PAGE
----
[('n03933933', 'pier', 0.9737361),
 ('n03216828', 'dock', 0.0070415554),
 ('n09332890', 'lakeside', 0.0041139866)]

2.SIFT features

SIFT feature is an algorithm used to detect and describe local features in digital images. SIFT feature can resist different transformations (that is, the same feature may look different under different transformations). It is also the most popular algorithm before Deep Learning. SIFT feature point extraction is more convenient, the extraction speed is fast, and it is robust to image scaling and other transformations.

sift = cv2.SIFT_create() 
img = cv2.imread('./imgs/chapter7/img_example.jpeg')
kp, des = sift.detectAndCompute(img, None) 
img_kp = cv2.drawKeypoints(img, kp, img)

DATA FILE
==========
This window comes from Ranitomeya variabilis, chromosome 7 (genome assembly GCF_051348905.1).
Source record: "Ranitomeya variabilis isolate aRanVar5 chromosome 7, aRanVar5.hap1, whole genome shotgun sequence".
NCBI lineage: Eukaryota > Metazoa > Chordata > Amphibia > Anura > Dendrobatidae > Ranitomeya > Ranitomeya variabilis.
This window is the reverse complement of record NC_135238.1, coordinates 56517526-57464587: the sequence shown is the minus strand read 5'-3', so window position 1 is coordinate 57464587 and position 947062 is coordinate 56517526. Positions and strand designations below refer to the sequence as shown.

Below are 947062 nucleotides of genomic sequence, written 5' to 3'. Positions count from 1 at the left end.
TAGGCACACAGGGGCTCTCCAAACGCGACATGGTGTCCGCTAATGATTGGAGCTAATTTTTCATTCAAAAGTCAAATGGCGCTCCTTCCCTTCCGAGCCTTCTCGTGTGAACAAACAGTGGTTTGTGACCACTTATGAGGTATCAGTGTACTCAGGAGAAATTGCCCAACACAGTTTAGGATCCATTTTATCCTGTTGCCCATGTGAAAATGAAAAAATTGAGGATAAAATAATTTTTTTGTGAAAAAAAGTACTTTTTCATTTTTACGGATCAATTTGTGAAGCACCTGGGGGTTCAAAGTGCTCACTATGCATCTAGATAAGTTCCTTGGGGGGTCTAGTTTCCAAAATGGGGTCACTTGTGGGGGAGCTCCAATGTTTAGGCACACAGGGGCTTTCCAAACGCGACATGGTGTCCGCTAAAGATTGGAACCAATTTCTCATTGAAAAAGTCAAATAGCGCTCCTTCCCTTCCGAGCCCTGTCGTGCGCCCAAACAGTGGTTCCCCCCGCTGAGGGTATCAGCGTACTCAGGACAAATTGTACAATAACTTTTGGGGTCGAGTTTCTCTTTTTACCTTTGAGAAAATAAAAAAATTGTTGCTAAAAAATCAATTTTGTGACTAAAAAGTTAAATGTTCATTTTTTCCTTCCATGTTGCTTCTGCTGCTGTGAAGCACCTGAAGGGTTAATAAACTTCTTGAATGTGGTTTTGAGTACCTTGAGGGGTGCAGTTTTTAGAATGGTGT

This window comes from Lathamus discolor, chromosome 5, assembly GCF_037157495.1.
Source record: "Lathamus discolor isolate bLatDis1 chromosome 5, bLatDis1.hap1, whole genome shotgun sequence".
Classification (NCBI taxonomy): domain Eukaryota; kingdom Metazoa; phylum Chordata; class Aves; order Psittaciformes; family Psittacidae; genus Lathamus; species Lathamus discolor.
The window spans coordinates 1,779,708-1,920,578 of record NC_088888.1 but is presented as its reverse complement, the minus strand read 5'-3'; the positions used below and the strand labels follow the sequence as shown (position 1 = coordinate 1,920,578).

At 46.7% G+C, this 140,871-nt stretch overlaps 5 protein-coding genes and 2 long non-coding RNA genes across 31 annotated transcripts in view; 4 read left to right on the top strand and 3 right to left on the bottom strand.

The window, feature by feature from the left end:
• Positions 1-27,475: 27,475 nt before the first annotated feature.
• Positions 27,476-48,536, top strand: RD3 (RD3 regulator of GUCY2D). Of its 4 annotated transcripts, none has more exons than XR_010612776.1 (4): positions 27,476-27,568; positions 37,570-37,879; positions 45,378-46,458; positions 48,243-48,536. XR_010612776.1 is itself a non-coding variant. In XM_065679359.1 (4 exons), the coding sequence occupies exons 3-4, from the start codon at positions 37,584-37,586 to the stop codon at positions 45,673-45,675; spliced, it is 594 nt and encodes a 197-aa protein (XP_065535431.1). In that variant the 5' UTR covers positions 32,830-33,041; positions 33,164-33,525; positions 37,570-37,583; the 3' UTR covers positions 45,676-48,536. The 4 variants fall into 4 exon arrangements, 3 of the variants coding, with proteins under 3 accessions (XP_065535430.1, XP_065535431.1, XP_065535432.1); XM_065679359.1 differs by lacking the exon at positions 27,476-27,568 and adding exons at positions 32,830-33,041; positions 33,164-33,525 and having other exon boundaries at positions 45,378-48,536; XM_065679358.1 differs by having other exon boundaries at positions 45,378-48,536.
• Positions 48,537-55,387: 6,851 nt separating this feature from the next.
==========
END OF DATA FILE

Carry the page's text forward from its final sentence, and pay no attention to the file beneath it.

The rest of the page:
plt.figure(figsize=(10, 10))

3.SURF features

Sift is a very good feature, but its calculation is relatively slow. In order to improve the calculation speed of SIFT, Bay, H., Tuytelaars, T. and Van Gool, L proposed a new algorithm called SURF (speed up robot features). As its name suggests, it is an accelerated version of sift.

The analysis shows that SURF is three times faster than SIFT and its performance is equivalent to SIFT. SURF is good at dealing with blurred and rotating images, but not good at dealing with viewpoint changes and illumination changes.

###Due to the copyright problem, SURF is not available in some versions. If you want to use it, you need to adjust the version,
### SURF implementations are no longer included in the OpenCV 3 library by default.

surf = cv2.xfeatures2d.SURF_create(400)
# Find keypoints and descriptors directly